The news is seldom positive, but it used to be that the bad stories we heard came from faraway lands. Now, every bulletin reminds us of the pain we’re in close to home and the suffering on the horizon.
The cost of living crisis, inflation and recession are apparent every time I visit the supermarket for groceries, every time I top up my electricity meter, every time a payslip comes through my letterbox.
Four pints of milk used to set me back a quid; now, it’s twice as much for twice as less. And now I learn that the energy price cap could rise as high as £6,000 by next year, and 45 million people are going to be plunged into fuel poverty as a consequence – that’s 60% of the population.
I’m currently on an old-fashioned pay-as-you-go meter. I wish I could switch to a direct debit; that way, I could enjoy more leverage over the energy companies, but I know my landlord won’t agree, and I don’t want to antagonise them for fear of a no-fault eviction.
I’ve not yet had to turn off appliances like my fridge and freezer to save energy, but I know people who have, and maybe it is something I’ll have to consider because this winter it will be even harder to keep warm.
Martin Lewis has said the country is on the brink of catastrophe and we are experiencing a “national crisis on the scale of the pandemic”. Of course he’s right but I think people like him are only waking up to the struggles many of us have faced for more than a decade because it’s starting to squeeze disposable incomes. That’s not a crisis in my book. Life’s luxuries are privileges I’ve never had the chance to take advantage of. I’ve subsisted on next to nothing for the past three years.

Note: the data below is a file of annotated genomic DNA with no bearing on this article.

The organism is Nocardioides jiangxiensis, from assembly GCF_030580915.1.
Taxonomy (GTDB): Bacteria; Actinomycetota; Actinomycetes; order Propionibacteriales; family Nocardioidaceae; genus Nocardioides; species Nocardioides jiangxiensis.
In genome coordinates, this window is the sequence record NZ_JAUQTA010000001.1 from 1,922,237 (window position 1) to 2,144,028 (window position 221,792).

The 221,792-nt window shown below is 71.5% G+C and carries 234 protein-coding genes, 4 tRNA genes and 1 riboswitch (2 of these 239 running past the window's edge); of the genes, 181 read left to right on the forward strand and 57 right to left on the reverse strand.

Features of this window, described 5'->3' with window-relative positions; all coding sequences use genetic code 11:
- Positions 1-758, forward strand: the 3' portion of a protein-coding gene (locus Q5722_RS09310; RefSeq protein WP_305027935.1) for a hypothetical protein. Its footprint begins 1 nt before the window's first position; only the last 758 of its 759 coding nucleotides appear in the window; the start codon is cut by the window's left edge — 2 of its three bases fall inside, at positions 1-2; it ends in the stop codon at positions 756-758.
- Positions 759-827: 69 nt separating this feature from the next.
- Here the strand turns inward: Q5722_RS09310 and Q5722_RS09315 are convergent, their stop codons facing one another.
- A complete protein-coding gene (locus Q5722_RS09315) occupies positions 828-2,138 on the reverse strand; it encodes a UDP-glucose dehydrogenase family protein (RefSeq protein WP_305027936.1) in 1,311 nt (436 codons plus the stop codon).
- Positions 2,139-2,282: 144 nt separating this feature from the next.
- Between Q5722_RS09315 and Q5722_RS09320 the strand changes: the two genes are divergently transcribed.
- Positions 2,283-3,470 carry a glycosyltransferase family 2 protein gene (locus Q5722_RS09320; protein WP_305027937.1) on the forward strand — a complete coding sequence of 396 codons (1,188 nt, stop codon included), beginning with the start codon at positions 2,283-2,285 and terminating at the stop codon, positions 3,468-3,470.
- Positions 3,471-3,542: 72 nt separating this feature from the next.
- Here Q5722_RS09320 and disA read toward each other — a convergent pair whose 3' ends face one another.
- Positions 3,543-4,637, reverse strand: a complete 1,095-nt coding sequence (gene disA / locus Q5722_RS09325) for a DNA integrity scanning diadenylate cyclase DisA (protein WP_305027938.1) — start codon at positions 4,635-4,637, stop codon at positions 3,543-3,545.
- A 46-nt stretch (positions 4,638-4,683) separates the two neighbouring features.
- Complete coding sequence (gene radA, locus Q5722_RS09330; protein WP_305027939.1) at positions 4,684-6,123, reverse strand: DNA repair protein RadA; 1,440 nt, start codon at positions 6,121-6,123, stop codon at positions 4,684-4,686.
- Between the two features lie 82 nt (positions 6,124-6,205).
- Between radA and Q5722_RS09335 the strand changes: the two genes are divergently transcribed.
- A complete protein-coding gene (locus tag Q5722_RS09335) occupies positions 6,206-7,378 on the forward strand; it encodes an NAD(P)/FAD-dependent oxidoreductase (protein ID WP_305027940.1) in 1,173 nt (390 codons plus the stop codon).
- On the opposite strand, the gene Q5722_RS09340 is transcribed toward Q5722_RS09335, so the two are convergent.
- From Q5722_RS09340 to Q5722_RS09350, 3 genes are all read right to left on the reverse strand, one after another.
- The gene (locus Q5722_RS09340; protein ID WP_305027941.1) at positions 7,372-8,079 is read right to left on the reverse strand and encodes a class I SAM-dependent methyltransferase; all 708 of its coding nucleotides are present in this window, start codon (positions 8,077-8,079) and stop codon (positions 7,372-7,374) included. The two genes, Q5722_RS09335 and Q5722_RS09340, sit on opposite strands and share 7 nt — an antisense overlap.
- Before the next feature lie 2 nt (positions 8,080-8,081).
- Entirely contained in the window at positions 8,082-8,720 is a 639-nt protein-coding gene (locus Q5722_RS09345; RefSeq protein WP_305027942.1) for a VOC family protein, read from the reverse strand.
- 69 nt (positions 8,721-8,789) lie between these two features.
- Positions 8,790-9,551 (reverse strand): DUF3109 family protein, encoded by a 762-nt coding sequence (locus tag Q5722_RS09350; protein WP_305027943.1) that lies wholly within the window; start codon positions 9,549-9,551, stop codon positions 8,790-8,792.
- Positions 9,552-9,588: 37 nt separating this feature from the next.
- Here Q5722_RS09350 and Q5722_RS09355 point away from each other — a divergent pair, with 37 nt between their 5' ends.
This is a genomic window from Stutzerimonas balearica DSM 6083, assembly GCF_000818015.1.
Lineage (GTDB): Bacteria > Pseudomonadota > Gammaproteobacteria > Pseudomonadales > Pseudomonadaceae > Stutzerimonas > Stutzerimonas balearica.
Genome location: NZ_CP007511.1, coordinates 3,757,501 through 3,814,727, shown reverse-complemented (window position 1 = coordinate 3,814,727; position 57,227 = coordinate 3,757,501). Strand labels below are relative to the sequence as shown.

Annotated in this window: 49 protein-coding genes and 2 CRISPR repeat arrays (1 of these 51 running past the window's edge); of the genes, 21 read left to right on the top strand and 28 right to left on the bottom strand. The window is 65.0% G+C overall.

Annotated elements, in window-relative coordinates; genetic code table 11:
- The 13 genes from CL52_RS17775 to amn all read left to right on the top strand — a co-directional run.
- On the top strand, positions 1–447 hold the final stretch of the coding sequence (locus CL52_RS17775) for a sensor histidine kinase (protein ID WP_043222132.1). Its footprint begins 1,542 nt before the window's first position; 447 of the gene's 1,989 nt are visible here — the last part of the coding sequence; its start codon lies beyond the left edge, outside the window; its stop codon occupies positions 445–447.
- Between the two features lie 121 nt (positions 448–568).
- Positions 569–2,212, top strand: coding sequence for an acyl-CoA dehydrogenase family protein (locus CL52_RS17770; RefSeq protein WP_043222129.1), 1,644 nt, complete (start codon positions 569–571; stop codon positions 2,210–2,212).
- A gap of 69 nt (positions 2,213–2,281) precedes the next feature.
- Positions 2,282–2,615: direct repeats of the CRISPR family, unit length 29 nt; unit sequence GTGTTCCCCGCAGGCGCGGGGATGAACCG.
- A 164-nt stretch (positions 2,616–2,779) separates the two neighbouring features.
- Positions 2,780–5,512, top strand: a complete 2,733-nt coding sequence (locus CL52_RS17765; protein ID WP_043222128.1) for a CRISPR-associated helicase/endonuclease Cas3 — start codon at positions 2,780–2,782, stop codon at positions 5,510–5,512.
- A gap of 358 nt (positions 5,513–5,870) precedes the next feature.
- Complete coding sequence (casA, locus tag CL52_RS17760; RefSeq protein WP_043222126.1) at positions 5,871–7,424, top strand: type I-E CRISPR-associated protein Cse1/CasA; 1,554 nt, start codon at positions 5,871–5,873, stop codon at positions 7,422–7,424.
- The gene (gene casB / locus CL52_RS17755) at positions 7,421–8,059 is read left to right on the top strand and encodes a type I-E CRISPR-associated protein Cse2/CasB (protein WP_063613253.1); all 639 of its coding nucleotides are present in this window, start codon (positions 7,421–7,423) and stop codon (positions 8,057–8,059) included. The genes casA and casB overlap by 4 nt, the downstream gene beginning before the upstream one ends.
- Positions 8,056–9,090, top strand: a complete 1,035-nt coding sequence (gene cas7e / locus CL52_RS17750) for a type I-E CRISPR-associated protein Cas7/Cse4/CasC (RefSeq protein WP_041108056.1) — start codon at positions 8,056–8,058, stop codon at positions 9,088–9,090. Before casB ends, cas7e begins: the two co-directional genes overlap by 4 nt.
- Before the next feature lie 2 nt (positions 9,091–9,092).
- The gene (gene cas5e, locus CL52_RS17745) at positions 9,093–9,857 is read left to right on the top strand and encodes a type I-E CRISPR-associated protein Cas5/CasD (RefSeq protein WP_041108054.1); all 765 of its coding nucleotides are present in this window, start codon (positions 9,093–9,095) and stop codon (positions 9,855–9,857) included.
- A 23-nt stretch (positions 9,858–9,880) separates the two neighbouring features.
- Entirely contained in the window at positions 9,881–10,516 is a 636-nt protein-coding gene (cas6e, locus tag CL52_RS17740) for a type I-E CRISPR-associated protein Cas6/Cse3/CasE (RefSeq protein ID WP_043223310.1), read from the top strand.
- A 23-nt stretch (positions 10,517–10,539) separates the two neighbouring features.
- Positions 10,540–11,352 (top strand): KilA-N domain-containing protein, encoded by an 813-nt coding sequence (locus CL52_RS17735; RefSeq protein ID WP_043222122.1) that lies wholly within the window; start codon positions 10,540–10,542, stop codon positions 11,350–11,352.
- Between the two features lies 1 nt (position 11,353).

While parents like me face the difficult task of explaining to our children why we can’t enjoy the things we used to, some of the country’s richest bosses are pocketing colossal salary increases, sometimes as high as 40%. We have water company executives receiving six-figure bonuses despite raw sewage spilling into the rivers.
Meanwhile, people like me continue to bear the brunt of price rises. There’s never been a greater need for a freeze to energy bills and a raise to the benefits cap. However, Liz Truss, the favourite to replace Boris Johnson as prime minister, will prioritise tax cuts for businesses, leaving fat cats richer and working people poorer.
Sometimes I wish I could trade places with people like Rishi Sunak and Truss, so they could get a taste of the daily struggles faced by people like me. Perhaps then they would understand the cruelty their view of the world inflicts on us.
At the beginning of the last decade, we saw how quickly civil unrest can spiral out of control when authorities push local communities to breaking point. In 2011, riots broke out in London and throughout the country after Mark Duggan was killed by the Metropolitan police. This was the straw that broke the camel’s back. If this injustice continues, if extortionate food prices, energy bills and rents continue to rise, I fear something like that could happen again unless those in power do the right thing.
The Trussell Trust is an anti-poverty charity that campaigns to end the need for food banks. Show your support at: trusselltrust.org/guardian
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